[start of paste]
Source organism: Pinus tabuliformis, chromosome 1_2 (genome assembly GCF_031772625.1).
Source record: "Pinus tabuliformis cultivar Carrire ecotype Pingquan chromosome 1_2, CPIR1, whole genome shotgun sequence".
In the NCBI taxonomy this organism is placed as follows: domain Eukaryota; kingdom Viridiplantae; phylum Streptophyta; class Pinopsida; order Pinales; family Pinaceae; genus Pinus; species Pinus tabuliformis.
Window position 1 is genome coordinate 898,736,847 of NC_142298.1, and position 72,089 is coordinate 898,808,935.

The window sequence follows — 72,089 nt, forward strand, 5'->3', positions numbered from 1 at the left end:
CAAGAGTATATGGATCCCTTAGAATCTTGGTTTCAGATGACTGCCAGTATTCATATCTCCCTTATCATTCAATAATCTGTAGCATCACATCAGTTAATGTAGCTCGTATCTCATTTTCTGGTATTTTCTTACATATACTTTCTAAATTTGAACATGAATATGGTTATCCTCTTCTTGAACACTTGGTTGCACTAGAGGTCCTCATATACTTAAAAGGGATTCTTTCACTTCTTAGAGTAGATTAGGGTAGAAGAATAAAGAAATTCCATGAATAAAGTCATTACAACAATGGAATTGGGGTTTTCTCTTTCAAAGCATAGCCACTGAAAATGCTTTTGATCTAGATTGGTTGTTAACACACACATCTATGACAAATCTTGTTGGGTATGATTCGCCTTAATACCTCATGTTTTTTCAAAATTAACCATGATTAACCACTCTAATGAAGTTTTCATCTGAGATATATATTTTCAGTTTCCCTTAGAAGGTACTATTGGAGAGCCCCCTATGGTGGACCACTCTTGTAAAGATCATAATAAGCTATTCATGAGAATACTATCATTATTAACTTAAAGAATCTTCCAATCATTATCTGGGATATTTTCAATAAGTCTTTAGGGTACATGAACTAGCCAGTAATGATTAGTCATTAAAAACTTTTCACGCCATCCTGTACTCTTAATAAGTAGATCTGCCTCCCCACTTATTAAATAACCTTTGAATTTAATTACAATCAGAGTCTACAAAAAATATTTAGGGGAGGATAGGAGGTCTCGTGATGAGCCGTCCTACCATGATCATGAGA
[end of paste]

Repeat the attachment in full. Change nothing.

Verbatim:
Source organism: Pinus tabuliformis, chromosome 1_2 (genome assembly GCF_031772625.1).
Source record: "Pinus tabuliformis cultivar Carrire ecotype Pingquan chromosome 1_2, CPIR1, whole genome shotgun sequence".
In the NCBI taxonomy this organism is placed as follows: domain Eukaryota; kingdom Viridiplantae; phylum Streptophyta; class Pinopsida; order Pinales; family Pinaceae; genus Pinus; species Pinus tabuliformis.
Window position 1 is genome coordinate 898,736,847 of NC_142298.1, and position 72,089 is coordinate 898,808,935.

The window sequence follows — 72,089 nt, forward strand, 5'->3', positions numbered from 1 at the left end:
CAAGAGTATATGGATCCCTTAGAATCTTGGTTTCAGATGACTGCCAGTATTCATATCTCCCTTATCATTCAATAATCTGTAGCATCACATCAGTTAATGTAGCTCGTATCTCATTTTCTGGTATTTTCTTACATATACTTTCTAAATTTGAACATGAATATGGTTATCCTCTTCTTGAACACTTGGTTGCACTAGAGGTCCTCATATACTTAAAAGGGATTCTTTCACTTCTTAGAGTAGATTAGGGTAGAAGAATAAAGAAATTCCATGAATAAAGTCATTACAACAATGGAATTGGGGTTTTCTCTTTCAAAGCATAGCCACTGAAAATGCTTTTGATCTAGATTGGTTGTTAACACACACATCTATGACAAATCTTGTTGGGTATGATTCGCCTTAATACCTCATGTTTTTTCAAAATTAACCATGATTAACCACTCTAATGAAGTTTTCATCTGAGATATATATTTTCAGTTTCCCTTAGAAGGTACTATTGGAGAGCCCCCTATGGTGGACCACTCTTGTAAAGATCATAATAAGCTATTCATGAGAATACTATCATTATTAACTTAAAGAATCTTCCAATCATTATCTGGGATATTTTCAATAAGTCTTTAGGGTACATGAACTAGCCAGTAATGATTAGTCATTAAAAACTTTTCACGCCATCCTGTACTCTTAATAAGTAGATCTGCCTCCCCACTTATTAAATAACCTTTGAATTTAATTACAATCAGAGTCTACAAAAAATATTTAGGGGAGGATAGGAGGTCTCGTGATGAGCCGTCCTACCATGATCATGAGA